This reflects the national picture. Although the number of grammar schools has remained stable for decades, the number of pupils has risen.

Private school bias: Britain to become ''permanently divided nation'' unless Government improves social mobility

by Mirror, February 28, 2015

Classified as General.

Britain could become a “permanently divided nation” unless political leaders cut poverty and improve social mobility, a major report says today.

The Social Mobility and Child Poverty Commission found there was already a postcode lottery, with some parts of the country faring far worse than others in offering educational and job opportunities.

And it warns of a “mistake of catastrophic proportions” if whoever is Prime Minister after the general election ducks the issue.

Only 7% of children attend private schools, yet 71% of top judges, 62% of military chiefs, 55% of Whitehall senior mandarins, half the House of Lords and 36% of the Cabinet are privately educated.

Forty years on, grammars are still flying the flag

by The Telegraph, February 28, 2015

Classified as Grammar Schools.

When is a grammar school not a grammar school? When it’s independent. There are some schools in this country that appear a little confused in their terminology. They are grammar schools in name, but independent in nature: they may be selective, but they are fee-paying and free from state control.

In the mid-Seventies, when the Labour government announced plans to abolish selective education in favour of the comprehensive system, one group of secondary schools faced a crossroads. These were “direct-grant” grammar schools, given this status as part of the 1944 Education Act. Unlike “maintained” grammars that were fully state-funded, the direct-grant schools were paid for partly by the state, and partly by students’ fees.

Proportion of female professors up, but still below a quarter

by Times Higher Education, February 28, 2015

Classified as General.

Professors are several percentage points more likely to be women than they were a decade ago, new figures show.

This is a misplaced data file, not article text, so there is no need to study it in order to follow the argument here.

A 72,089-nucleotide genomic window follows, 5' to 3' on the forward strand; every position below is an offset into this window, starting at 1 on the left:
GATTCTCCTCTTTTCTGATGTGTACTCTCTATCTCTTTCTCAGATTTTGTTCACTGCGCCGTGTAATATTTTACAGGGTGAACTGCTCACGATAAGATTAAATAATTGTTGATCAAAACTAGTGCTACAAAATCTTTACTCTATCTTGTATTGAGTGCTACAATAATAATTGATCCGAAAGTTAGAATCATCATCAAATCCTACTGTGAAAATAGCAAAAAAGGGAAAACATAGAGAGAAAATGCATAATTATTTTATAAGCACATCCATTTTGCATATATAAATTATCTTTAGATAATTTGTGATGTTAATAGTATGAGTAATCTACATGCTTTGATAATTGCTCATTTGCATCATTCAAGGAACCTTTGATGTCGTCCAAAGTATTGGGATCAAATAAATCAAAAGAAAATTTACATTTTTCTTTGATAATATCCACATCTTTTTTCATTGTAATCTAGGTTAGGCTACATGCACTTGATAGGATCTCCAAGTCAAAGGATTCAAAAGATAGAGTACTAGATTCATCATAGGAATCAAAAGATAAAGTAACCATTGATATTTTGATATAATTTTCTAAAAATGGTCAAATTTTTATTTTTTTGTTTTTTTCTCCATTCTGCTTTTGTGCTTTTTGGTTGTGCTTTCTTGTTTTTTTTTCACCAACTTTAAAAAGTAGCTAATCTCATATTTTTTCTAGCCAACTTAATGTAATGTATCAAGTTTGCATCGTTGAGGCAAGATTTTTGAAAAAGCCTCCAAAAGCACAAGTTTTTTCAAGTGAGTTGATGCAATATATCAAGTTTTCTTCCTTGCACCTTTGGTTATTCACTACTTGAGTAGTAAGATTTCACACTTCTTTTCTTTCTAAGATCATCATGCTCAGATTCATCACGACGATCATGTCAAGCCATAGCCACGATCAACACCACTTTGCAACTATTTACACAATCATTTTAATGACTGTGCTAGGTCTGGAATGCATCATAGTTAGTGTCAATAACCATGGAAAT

Some 22 per cent of professors – 4,415 out of 19,750 in total - were female in 2013-14 compared with just 15 per cent in 2003-04, according to a report by the Higher Education Statistics Agency.
The report, titled Staff in Higher Education 2013-14, which was published on 26 February, also says 45 per cent of the UK’s 194,245 academic staff are women.

Let great teaching ideas shine through to help disadvantaged students

by TES Connect, February 28, 2015

Across the country, teachers are doing innovative and exciting things to help students learn. The trouble is, teachers have a habit of being too modest to shout about the fantastic ideas they are implementing and as a result those ideas are never shared for the benefit of others

This is something education charity the Shine Trust aims to change. It is providing up to £150,000 in funding to ensure great teaching ideas do not remain hidden away.

Poll: Should primary school children be made to sit exams?

by Shropshire Star, February 28, 2015

Classified as 11 Plus.

Children are failing to develop important values like courage, fairness and gratitude at school due to a relentless focus on exams and results, according to a report.
It argues that "moral character" is being squeezed out of modern day education, leaving youngsters without key qualities they will need for the future.
Teachers need more time in the school day to teach youngsters the difference between right and wrong, the study argues.
The findings come amid growing calls from politicians and education experts for youngsters to be taught skills and abilities outside of the classroom, like character and grit, that would help them later in life.

Paying for education

by The Economist, February 28, 2015

Classified as General.

UNIVERSITY tuition fees separate politicians’ heads from their hearts. A broken pledge by Nick Clegg, the deputy prime minister, not to raise them is widely credited with costing the Liberal Democrats legions of student voters. Both the Labour and Conservative parties have, in the past, reversed similar pledges. But as The Economist went to press, Ed Miliband, leader of the opposition Labour Party, was set to promise to reduce the cap on annual fees from £9,000 ($14,000) to £6,000 if he becomes prime minister. This proposed cut is less good than it sounds.

'Apprenticeships are in the spotlight – let's make sure they remain there'

by The Telegraph, February 27, 2015

Classified as General.

While apprenticeships might be the topic du jour, it makes good business sense to put as much effort as possible into stimulating their growth, says Mark Farrar .